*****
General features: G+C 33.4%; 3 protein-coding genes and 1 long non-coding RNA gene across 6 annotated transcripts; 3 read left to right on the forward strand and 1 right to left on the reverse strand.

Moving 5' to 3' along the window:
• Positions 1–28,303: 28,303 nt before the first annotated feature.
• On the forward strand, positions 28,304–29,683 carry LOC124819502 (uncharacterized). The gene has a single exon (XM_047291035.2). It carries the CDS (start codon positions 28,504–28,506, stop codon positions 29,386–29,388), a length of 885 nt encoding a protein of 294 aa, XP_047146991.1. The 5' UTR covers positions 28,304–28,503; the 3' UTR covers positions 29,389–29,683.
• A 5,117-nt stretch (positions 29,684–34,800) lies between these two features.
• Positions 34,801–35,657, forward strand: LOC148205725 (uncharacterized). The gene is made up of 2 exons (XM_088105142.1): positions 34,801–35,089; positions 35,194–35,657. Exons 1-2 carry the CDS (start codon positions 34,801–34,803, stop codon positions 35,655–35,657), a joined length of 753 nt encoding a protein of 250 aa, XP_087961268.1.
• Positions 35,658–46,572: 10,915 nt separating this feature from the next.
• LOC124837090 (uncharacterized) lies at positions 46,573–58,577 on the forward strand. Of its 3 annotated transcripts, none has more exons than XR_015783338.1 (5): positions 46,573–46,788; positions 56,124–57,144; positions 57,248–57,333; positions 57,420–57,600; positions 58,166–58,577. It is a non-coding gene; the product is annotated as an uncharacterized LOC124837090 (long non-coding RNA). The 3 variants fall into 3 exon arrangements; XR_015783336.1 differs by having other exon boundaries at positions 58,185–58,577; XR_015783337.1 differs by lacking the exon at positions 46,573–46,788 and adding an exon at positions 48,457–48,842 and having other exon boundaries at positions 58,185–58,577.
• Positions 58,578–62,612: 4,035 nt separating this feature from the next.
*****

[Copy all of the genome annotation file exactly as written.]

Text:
General features: G+C 33.4%; 3 protein-coding genes and 1 long non-coding RNA gene across 6 annotated transcripts; 3 read left to right on the forward strand and 1 right to left on the reverse strand.

Moving 5' to 3' along the window:
• Positions 1–28,303: 28,303 nt before the first annotated feature.
• On the forward strand, positions 28,304–29,683 carry LOC124819502 (uncharacterized). The gene has a single exon (XM_047291035.2). It carries the CDS (start codon positions 28,504–28,506, stop codon positions 29,386–29,388), a length of 885 nt encoding a protein of 294 aa, XP_047146991.1. The 5' UTR covers positions 28,304–28,503; the 3' UTR covers positions 29,389–29,683.
• A 5,117-nt stretch (positions 29,684–34,800) lies between these two features.
• Positions 34,801–35,657, forward strand: LOC148205725 (uncharacterized). The gene is made up of 2 exons (XM_088105142.1): positions 34,801–35,089; positions 35,194–35,657. Exons 1-2 carry the CDS (start codon positions 34,801–34,803, stop codon positions 35,655–35,657), a joined length of 753 nt encoding a protein of 250 aa, XP_087961268.1.
• Positions 35,658–46,572: 10,915 nt separating this feature from the next.
• LOC124837090 (uncharacterized) lies at positions 46,573–58,577 on the forward strand. Of its 3 annotated transcripts, none has more exons than XR_015783338.1 (5): positions 46,573–46,788; positions 56,124–57,144; positions 57,248–57,333; positions 57,420–57,600; positions 58,166–58,577. It is a non-coding gene; the product is annotated as an uncharacterized LOC124837090 (long non-coding RNA). The 3 variants fall into 3 exon arrangements; XR_015783336.1 differs by having other exon boundaries at positions 58,185–58,577; XR_015783337.1 differs by lacking the exon at positions 46,573–46,788 and adding an exon at positions 48,457–48,842 and having other exon boundaries at positions 58,185–58,577.
• Positions 58,578–62,612: 4,035 nt separating this feature from the next.